A NEW lifeline has been thrown to families struggling with the hardship of having a loved one go missing.
The Missing Persons Advocacy Network has said that more than 53,000 people were reported missing in Australia last year, which was a rise of more than 30 per cent in reports since 2020.
Network founder Loren O'Keeffe said that while most people were found within a week, more than 400 people annually became long-term missing persons.
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"When a loved one goes missing there is no right way to deal with it," she said. "You often feel that no one understands what you're going through."
The network launched a therapeutic tool on Sunday, which marked the first day of national missing persons week.
It is a set of 145 tangible cards, each printed with a sentiment from someone who has experienced what it's like to live with and survive long-term searching and "the unending not-knowing".
"You don't get to have a funeral, there's no grave to visit. It's lonely and isolating. It's important to know that others have gone through it," Ms O'Keeffe said.
The cards are called "Hope Narratives".
Police have a number of missing persons investigations open in the Bendigo region, some with rewards attached for new information. One of the longest standing cases is that of missing teenagers Maureen Braddy and Allan Whyte.
They vanished in 1968. A $1 million reward has remained on offer for information. "In 2018 detectives issued a renewed appeal for information as it marked the 50th anniversary of their disappearance," a police media spokeswoman said.
"We understand the disappearance of the pair has been devastating to their families and police remain in discussion with them in relation to this investigation.
"Police continue to appeal for anyone with information about their disappearance, no matter how small that detail might seem, to come forward. While over 50 years has passed, police still hold the hope that this matter could be solved and their pair's families given some much needed answers."
The spokeswoman said that any new information received by Victoria Police in relation to their location would be thoroughly investigated.
The Australian Federal Police announced in April that it had begun DNA analysis of a large number of unidentified remains, to find answers.
Bone and teeth fragments - held in police and forensic facilities around the nation - are being sent to the AFP's dedicated forensics laboratory in Canberra for the National DNA Program for Unidentified and Missing Persons.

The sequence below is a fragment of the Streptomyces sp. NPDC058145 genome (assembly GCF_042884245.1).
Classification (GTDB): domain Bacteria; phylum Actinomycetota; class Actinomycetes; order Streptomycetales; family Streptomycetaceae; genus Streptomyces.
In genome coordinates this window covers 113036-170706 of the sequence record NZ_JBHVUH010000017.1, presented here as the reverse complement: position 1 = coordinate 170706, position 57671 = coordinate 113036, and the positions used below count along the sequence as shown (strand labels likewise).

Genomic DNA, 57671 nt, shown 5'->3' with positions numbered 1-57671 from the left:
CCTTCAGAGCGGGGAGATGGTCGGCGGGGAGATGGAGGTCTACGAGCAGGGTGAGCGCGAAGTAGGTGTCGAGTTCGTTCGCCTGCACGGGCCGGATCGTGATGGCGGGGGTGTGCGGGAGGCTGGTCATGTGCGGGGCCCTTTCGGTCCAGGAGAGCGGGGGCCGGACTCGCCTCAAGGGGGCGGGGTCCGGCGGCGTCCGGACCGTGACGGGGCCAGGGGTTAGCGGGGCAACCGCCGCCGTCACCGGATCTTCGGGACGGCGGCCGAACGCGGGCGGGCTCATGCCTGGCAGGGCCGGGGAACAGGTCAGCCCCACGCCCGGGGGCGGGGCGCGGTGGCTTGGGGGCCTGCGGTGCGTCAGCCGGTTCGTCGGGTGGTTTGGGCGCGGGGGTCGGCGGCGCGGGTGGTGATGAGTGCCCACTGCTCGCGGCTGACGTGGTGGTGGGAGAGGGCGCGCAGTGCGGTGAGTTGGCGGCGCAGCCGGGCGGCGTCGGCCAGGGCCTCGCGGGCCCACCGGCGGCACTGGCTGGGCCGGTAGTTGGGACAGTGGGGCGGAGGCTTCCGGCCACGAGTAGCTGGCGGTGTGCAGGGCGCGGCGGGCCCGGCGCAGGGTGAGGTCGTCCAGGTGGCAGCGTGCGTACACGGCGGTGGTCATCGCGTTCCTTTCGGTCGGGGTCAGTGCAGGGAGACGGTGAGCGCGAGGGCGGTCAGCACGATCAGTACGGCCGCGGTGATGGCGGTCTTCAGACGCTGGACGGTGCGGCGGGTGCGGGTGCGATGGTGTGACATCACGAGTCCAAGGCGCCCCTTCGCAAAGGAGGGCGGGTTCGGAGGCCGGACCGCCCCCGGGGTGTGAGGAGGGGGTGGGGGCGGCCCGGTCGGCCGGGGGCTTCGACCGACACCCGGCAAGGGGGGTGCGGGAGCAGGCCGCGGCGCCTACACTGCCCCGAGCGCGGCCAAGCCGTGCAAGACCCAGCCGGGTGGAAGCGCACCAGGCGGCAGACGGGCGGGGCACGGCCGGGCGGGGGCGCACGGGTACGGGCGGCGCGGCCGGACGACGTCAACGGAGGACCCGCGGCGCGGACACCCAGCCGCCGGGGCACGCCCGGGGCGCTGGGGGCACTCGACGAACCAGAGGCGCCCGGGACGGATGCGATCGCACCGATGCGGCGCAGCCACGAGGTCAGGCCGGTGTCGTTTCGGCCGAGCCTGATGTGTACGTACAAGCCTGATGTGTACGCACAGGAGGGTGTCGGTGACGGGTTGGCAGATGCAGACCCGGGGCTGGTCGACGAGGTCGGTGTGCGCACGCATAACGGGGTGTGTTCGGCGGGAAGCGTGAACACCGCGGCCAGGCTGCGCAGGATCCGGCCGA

A national audit revealed that there were 850 sets of unidentified human remains held by police, some of which had been stored in morgues for up to 70 years.
The DNA program's lead, associate professor Jodie Ward said it was vital that families provided police and forensic investigators with records and samples for comparison.
"Along with recovering DNA profiles from the bones, we need DNA profiles from relatives of every missing person,'' Prof Ward said.
"We are also seeking the missing person's personal effects, medical samples, dental records, physical information and photographs."
The AFP has encouraged anybody with a long-term missing relative to register to participate in the program.
Prof Ward said it was particularly important for the program to be informed of individuals who went missing decades ago, including disappearances that were never formally reported to police.
Family of long-term missing persons can register their interest to participate in the program by emailing DNAProgram@afp.gov.au.
As well as searching dental records and DNA profiles looking for matches, forensic specialists will use new tools to estimate an unidentified individual's year of birth and death, ancestral origin, hair and eye colour, facial appearance and genetic relatives.
The program was launched in August 2020 but human remains are now being tested for the first time.
It has been funded under the Proceeds of Crime Act 2002, which allows the Commonwealth to redirect ill-gotten gains back to the community.
Anyone with information about the disappearance of Maureen Braddy and Allan Whyte can contact Crime Stoppers on 1800 333 000.
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